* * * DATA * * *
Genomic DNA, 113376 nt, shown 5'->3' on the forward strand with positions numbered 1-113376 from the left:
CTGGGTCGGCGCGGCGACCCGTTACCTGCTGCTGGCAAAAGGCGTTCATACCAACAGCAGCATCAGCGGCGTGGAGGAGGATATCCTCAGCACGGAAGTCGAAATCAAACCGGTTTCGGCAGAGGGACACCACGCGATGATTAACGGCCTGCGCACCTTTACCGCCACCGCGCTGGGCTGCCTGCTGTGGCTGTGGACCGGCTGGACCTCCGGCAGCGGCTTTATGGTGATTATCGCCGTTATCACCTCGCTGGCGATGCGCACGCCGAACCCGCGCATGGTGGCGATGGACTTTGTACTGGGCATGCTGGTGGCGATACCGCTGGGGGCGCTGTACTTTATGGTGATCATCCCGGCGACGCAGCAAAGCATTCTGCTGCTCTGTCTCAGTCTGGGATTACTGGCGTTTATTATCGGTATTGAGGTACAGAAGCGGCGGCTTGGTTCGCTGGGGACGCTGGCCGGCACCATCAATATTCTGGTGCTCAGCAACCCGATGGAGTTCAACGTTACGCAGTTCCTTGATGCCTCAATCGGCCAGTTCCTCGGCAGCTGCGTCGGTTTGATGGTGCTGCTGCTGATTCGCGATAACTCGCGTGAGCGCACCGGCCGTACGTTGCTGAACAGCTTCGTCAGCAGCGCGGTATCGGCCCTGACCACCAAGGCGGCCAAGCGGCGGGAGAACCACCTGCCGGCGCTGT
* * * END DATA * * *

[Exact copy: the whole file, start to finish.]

Genomic DNA, 113376 nt, shown 5'->3' on the forward strand with positions numbered 1-113376 from the left:
CTGGGTCGGCGCGGCGACCCGTTACCTGCTGCTGGCAAAAGGCGTTCATACCAACAGCAGCATCAGCGGCGTGGAGGAGGATATCCTCAGCACGGAAGTCGAAATCAAACCGGTTTCGGCAGAGGGACACCACGCGATGATTAACGGCCTGCGCACCTTTACCGCCACCGCGCTGGGCTGCCTGCTGTGGCTGTGGACCGGCTGGACCTCCGGCAGCGGCTTTATGGTGATTATCGCCGTTATCACCTCGCTGGCGATGCGCACGCCGAACCCGCGCATGGTGGCGATGGACTTTGTACTGGGCATGCTGGTGGCGATACCGCTGGGGGCGCTGTACTTTATGGTGATCATCCCGGCGACGCAGCAAAGCATTCTGCTGCTCTGTCTCAGTCTGGGATTACTGGCGTTTATTATCGGTATTGAGGTACAGAAGCGGCGGCTTGGTTCGCTGGGGACGCTGGCCGGCACCATCAATATTCTGGTGCTCAGCAACCCGATGGAGTTCAACGTTACGCAGTTCCTTGATGCCTCAATCGGCCAGTTCCTCGGCAGCTGCGTCGGTTTGATGGTGCTGCTGCTGATTCGCGATAACTCGCGTGAGCGCACCGGCCGTACGTTGCTGAACAGCTTCGTCAGCAGCGCGGTATCGGCCCTGACCACCAAGGCGGCCAAGCGGCGGGAGAACCACCTGCCGGCGCTGT